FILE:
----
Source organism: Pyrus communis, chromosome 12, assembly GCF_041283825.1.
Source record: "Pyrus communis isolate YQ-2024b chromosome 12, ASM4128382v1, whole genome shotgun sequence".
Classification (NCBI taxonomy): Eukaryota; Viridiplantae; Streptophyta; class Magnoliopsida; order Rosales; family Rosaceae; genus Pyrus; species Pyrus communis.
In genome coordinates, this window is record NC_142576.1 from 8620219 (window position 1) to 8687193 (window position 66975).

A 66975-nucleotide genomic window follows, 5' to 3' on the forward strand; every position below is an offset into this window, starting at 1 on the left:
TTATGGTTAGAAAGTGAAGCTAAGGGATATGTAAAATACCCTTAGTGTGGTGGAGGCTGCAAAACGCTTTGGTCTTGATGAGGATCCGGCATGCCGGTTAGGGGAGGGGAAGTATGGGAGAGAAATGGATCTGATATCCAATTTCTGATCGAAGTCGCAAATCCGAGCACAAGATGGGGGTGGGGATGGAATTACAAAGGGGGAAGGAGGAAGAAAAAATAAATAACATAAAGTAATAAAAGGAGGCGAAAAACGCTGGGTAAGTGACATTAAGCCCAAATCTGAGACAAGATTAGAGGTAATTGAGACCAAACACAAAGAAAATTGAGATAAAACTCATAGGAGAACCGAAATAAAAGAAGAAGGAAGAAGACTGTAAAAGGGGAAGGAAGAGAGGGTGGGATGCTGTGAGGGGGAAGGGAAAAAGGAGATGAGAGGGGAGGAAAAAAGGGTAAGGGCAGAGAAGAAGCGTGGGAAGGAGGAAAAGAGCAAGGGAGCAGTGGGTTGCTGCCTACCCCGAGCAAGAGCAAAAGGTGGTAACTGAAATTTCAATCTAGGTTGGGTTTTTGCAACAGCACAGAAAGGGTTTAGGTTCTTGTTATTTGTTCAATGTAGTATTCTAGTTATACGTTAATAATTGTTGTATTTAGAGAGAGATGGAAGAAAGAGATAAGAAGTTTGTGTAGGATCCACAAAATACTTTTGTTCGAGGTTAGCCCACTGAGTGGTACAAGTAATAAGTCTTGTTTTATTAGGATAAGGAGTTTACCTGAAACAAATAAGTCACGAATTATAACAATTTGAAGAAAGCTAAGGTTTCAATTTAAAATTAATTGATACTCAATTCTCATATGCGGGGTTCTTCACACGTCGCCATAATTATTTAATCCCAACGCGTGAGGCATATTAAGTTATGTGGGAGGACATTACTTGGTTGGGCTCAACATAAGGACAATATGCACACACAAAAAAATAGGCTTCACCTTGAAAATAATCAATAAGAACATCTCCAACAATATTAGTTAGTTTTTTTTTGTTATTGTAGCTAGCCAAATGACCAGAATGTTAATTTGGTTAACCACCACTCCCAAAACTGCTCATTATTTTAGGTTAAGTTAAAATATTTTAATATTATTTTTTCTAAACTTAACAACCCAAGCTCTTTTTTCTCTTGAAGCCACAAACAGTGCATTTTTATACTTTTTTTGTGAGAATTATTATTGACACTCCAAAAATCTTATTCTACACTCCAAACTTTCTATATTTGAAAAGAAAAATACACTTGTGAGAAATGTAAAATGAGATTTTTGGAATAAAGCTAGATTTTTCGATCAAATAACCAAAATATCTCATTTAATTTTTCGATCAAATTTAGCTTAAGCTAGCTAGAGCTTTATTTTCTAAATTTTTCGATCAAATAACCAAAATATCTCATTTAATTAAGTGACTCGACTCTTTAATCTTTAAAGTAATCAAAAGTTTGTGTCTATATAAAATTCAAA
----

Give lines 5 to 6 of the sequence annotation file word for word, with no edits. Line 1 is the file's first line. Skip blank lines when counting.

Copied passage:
A 66975-nucleotide genomic window follows, 5' to 3' on the forward strand; every position below is an offset into this window, starting at 1 on the left:
TTATGGTTAGAAAGTGAAGCTAAGGGATATGTAAAATACCCTTAGTGTGGTGGAGGCTGCAAAACGCTTTGGTCTTGATGAGGATCCGGCATGCCGGTTAGGGGAGGGGAAGTATGGGAGAGAAATGGATCTGATATCCAATTTCTGATCGAAGTCGCAAATCCGAGCACAAGATGGGGGTGGGGATGGAATTACAAAGGGGGAAGGAGGAAGAAAAAATAAATAACATAAAGTAATAAAAGGAGGCGAAAAACGCTGGGTAAGTGACATTAAGCCCAAATCTGAGACAAGATTAGAGGTAATTGAGACCAAACACAAAGAAAATTGAGATAAAACTCATAGGAGAACCGAAATAAAAGAAGAAGGAAGAAGACTGTAAAAGGGGAAGGAAGAGAGGGTGGGATGCTGTGAGGGGGAAGGGAAAAAGGAGATGAGAGGGGAGGAAAAAAGGGTAAGGGCAGAGAAGAAGCGTGGGAAGGAGGAAAAGAGCAAGGGAGCAGTGGGTTGCTGCCTACCCCGAGCAAGAGCAAAAGGTGGTAACTGAAATTTCAATCTAGGTTGGGTTTTTGCAACAGCACAGAAAGGGTTTAGGTTCTTGTTATTTGTTCAATGTAGTATTCTAGTTATACGTTAATAATTGTTGTATTTAGAGAGAGATGGAAGAAAGAGATAAGAAGTTTGTGTAGGATCCACAAAATACTTTTGTTCGAGGTTAGCCCACTGAGTGGTACAAGTAATAAGTCTTGTTTTATTAGGATAAGGAGTTTACCTGAAACAAATAAGTCACGAATTATAACAATTTGAAGAAAGCTAAGGTTTCAATTTAAAATTAATTGATACTCAATTCTCATATGCGGGGTTCTTCACACGTCGCCATAATTATTTAATCCCAACGCGTGAGGCATATTAAGTTATGTGGGAGGACATTACTTGGTTGGGCTCAACATAAGGACAATATGCACACACAAAAAAATAGGCTTCACCTTGAAAATAATCAATAAGAACATCTCCAACAATATTAGTTAGTTTTTTTTTGTTATTGTAGCTAGCCAAATGACCAGAATGTTAATTTGGTTAACCACCACTCCCAAAACTGCTCATTATTTTAGGTTAAGTTAAAATATTTTAATATTATTTTTTCTAAACTTAACAACCCAAGCTCTTTTTTCTCTTGAAGCCACAAACAGTGCATTTTTATACTTTTTTTGTGAGAATTATTATTGACACTCCAAAAATCTTATTCTACACTCCAAACTTTCTATATTTGAAAAGAAAAATACACTTGTGAGAAATGTAAAATGAGATTTTTGGAATAAAGCTAGATTTTTCGATCAAATAACCAAAATATCTCATTTAATTTTTCGATCAAATTTAGCTTAAGCTAGCTAGAGCTTTATTTTCTAAATTTTTCGATCAAATAACCAAAATATCTCATTTAATTAAGTGACTCGACTCTTTAATCTTTAAAGTAATCAAAAGTTTGTGTCTATATAAAATTCAAA